“The current trend to recruit and commit prospective student-athletes before they matriculate high school or reach puberty is outrageous and detrimental to our sport,” Kim Simons Tortolani, the former head coach of Georgetown University’s women’s lacrosse team, wrote in a blog post in May. “The accelerated recruiting timeline has far-reaching effects: forcing early specialization in one sport, encouraging the growing practice of repeating an academic year in hopes of gaining an athletic advantage [and] promoting participation on club and travel teams at a younger age.”

Specializing in a specific sport at a young age is on the rise. According to a survey conducted by the NCAA last year, more than 60 percent of Division I college athletes said they started specializing in their sport by age 12, with many saying they did so hoping to play for a college team.

Early recruiting is occurring in the big-time sports like football and basketball, as well. Earlier this year, an eighth-grade linebacker in Florida received verbal offers from football programs at the University at Alabama and Iowa State, Michigan State, North Carolina State and West Virginia Universities. An eighth-grader football player in Louisiana also received verbal offers this year from Alabama and Louisiana State University.

In March, Florida State University offered a scholarship to an eighth-grade quarterback in Connecticut. He was at least the sixth football player to receive a scholarship offer from Florida State before entering high school. This summer, the University of Michigan and the University of Missouri also verbally offered scholarships to eighth-grade football players.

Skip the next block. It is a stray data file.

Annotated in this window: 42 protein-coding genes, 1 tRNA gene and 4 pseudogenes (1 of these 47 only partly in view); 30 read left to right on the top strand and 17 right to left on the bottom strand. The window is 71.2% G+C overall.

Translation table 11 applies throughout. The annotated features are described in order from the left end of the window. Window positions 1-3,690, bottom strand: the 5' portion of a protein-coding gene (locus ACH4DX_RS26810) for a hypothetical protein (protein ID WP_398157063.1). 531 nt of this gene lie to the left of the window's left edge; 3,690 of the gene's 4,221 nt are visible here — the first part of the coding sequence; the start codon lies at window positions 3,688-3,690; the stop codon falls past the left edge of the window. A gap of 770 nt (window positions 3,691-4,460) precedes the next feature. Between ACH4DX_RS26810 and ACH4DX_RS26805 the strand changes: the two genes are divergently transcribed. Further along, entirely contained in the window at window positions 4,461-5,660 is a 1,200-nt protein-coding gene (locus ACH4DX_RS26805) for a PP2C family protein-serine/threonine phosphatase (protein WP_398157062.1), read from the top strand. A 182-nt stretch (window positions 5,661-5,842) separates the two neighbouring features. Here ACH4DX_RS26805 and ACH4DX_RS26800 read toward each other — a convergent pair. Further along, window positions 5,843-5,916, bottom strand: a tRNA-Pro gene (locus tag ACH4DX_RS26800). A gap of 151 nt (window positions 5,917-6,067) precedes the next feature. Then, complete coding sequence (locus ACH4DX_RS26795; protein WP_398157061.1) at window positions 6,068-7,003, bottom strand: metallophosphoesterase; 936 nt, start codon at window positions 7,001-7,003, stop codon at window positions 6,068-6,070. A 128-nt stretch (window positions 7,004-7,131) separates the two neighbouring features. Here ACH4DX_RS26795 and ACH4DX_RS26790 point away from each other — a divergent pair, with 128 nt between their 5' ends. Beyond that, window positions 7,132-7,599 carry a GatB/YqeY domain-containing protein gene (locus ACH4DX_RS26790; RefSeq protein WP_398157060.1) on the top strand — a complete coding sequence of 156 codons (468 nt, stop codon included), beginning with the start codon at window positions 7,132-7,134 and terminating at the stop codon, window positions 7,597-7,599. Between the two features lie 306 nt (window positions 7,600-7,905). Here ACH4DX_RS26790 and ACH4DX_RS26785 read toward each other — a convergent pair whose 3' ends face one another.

“The pressure coaches exert on young students to make life-changing decisions in haste erodes their ability to make the right choice, and is therefore in direct conflict with the purpose and process of higher education,” Bob Scalise, Harvard University’s athletics director, wrote in a letter last year. “The NCAA needs to acknowledge the elephant in the room and engage in meaningful dialogue with its member institutions in order to find a workable solution to this alarming trend.”

There have been attempts to curb early recruiting before.

The Intercollegiate Men’s Lacrosse Coaches Association proposed rules similar to the Ivy League's proposals to the NCAA in 2009 and 2012, but the association declined to vote on them, with some members saying that many existing recruiting rules are already unenforceable. The Women’s Lacrosse Coaches Association also submitted its own proposal, and the NCAA DI Council recommend it in July for the current legislative cycle.

“We expect there to be some negative reactions to our proposals, too,” said Harris of the Ivy League. “But our goal is twofold. We want to change the rules to change the culture, but we also want to at least push the NCAA to have these discussions. We’ve been trying for several years. We think the time is right.”